04/22/2008 11:39 PM | Reuters
London: Oil rose to a record high above $118 on Tuesday, boosted by a jump in oil demand last month from China, the world’s second-biggest energy consumer, and worries about supply from key producers Russia and Nigeria.US crude rose $1.90 to $119.38 a barrel by 1618 GMT after hitting an all-time peak of $119.74 earlier. London Brent crude gained $1.80 to trade at $116.23 a barrel, after rising to a record peak of $116.75.
Oil has hit a string of record highs this month, driven by booming demand from emerging markets such as China that has coincided with long-term supply constraints.
A weak US dollar has also played a part in boosting the price of dollar-denominated commodities like oil and also attracted speculative inflows from hedge funds.
The European single currency jumped to an all-time high of $1.6011 on concerns about the health of the US economy and renewed expectations of a cut in US interest rates. The dollar fell after a report showed that sales of existing US homes fell two per cent in March. The dollar was 0.15 per cent lower versus a basket of six other major currencies at 71.569.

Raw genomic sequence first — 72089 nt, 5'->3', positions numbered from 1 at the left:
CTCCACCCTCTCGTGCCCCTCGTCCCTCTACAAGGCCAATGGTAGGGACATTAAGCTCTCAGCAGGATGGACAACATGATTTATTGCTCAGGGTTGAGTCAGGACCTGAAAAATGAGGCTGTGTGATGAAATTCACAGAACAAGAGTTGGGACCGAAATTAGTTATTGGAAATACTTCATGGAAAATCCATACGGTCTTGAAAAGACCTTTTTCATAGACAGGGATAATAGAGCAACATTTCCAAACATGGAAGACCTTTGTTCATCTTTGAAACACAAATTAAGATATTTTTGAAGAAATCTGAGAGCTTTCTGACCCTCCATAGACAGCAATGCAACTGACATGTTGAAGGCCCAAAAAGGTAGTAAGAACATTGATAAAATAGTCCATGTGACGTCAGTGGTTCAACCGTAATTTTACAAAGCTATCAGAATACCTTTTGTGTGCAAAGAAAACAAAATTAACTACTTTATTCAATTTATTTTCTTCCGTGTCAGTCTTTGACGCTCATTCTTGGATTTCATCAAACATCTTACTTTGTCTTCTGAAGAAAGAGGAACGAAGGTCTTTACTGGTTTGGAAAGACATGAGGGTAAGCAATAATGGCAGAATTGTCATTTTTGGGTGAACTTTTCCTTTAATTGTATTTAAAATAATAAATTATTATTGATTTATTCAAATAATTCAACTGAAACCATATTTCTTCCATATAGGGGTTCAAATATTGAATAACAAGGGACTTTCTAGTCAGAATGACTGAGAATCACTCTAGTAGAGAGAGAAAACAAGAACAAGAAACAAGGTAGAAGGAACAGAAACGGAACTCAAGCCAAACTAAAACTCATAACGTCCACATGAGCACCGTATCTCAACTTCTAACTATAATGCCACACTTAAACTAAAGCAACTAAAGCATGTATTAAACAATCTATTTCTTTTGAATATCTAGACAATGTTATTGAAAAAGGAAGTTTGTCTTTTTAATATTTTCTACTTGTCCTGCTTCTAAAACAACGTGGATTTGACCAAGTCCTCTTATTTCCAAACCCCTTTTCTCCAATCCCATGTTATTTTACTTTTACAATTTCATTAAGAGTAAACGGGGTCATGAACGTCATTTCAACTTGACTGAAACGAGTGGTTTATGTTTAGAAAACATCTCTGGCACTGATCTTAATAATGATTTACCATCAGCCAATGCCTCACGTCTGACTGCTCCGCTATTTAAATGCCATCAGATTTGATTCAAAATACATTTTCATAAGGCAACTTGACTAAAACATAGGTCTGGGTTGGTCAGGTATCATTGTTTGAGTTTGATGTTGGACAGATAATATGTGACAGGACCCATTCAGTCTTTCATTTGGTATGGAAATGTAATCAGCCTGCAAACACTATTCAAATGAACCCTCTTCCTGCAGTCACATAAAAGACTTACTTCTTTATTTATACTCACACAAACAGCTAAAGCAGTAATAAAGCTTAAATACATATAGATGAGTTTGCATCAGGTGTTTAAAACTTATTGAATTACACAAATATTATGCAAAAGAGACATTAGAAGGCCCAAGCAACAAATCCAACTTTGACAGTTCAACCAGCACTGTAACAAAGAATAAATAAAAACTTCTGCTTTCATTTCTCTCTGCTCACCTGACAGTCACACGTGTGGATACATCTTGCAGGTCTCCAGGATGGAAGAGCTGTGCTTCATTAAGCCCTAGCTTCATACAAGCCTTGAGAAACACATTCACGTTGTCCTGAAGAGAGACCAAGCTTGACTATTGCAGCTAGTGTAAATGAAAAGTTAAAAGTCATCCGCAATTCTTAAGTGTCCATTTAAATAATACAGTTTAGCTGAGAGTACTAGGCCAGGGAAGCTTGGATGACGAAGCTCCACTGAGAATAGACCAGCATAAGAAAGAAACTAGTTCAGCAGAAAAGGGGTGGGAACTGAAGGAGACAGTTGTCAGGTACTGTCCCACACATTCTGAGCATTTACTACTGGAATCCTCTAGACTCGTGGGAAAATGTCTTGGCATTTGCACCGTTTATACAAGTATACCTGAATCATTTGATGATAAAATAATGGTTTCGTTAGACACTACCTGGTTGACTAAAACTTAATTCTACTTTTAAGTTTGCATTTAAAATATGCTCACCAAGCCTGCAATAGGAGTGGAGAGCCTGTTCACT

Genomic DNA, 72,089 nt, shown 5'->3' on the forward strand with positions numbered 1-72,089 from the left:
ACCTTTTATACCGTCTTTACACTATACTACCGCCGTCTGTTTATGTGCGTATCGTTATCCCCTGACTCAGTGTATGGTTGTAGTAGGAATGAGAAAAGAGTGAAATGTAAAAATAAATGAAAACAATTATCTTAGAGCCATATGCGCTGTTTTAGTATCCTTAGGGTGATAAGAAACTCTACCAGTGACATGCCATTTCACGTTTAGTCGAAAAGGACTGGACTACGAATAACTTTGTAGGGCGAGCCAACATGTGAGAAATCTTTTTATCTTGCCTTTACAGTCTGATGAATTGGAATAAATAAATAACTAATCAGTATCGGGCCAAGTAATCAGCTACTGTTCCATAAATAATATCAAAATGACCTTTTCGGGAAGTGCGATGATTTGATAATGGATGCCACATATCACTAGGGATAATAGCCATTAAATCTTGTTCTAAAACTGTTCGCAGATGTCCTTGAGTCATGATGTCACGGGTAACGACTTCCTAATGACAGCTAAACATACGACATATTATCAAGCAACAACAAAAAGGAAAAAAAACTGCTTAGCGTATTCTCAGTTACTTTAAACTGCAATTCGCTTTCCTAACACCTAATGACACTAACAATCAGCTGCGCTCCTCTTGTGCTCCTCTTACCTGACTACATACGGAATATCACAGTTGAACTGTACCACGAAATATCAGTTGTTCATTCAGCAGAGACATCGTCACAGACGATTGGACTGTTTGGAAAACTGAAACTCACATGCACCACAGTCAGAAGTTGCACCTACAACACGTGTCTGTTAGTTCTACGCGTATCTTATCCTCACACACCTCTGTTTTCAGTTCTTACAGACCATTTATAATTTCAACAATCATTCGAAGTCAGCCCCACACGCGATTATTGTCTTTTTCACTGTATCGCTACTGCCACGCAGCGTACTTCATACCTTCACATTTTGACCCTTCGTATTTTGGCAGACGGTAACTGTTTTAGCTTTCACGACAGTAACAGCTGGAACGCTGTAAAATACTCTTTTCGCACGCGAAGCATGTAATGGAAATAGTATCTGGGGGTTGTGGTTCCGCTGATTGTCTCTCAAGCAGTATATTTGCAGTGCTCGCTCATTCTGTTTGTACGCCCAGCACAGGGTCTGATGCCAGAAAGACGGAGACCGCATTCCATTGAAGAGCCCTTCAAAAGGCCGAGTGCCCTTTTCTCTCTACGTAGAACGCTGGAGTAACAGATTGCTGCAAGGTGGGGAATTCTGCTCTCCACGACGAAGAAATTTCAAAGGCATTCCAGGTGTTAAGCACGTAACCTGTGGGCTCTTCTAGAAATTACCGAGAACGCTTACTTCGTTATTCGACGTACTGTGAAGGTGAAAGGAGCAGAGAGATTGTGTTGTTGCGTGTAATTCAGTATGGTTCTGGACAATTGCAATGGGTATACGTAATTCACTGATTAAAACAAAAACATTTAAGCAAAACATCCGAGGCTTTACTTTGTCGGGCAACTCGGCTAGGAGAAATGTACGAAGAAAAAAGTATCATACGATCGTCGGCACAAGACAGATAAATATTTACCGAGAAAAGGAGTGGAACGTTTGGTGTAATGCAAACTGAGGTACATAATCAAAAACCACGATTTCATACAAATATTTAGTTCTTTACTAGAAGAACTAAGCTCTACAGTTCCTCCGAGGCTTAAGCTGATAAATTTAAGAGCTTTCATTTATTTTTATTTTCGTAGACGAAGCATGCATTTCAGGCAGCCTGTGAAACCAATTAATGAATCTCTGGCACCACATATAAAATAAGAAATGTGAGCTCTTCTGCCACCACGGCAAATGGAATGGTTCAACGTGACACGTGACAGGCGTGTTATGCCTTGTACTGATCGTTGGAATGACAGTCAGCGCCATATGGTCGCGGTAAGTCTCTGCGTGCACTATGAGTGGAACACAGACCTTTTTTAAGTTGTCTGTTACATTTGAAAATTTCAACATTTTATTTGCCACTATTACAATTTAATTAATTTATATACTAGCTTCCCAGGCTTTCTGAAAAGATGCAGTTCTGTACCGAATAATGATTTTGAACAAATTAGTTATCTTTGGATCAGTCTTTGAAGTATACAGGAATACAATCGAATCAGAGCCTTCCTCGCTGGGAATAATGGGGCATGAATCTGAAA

“Every time the market does make new highs, it suggests that the upward trend is still intact and that provides a catalyst for the funds to keep buying it,” said Tony Machacek of Bache Commodities Ltd.
China’s oil demand leapt eight per cent in March from a year ago, the fastest rate in 19 months as refiners boosted imports ahead of the Olympics.
But the high cost of producing more oil plus political constraints on new supplies mean the market looks set to struggle to keep pace with growing emerging market demand.
“The news that Russia will produce less this year than the year before and Nigeria’s output may be set to fall because of lack of investment makes people realise high prices are justified,” said Bob Greer, executive vice-president at fund manager Pimco. “The five-year forward contract has gone above $100,” he said, referring to long-dated oil prices.
Oil prices are clearly too high and not beneficial for the US economy, a top US energy official said.
The US has been resilient in the face of expensive energy, but a rally to more than $118 a barrel is an economic threat, US acting deputy secretary of Energy Jeffrey Kupfer said.
“Oil prices are clearly too high. We are not happy with the prices or the direction they’re going,” Kupfer said. He said fundamentals of supply and demand were a major factor. “Fundamentals are tight right now.”
Kupfer dismissed producers’ concerns that high prices will erode demand and increase use of alternative fuels, saying fossil fuels would continue to meet majority of energy needs.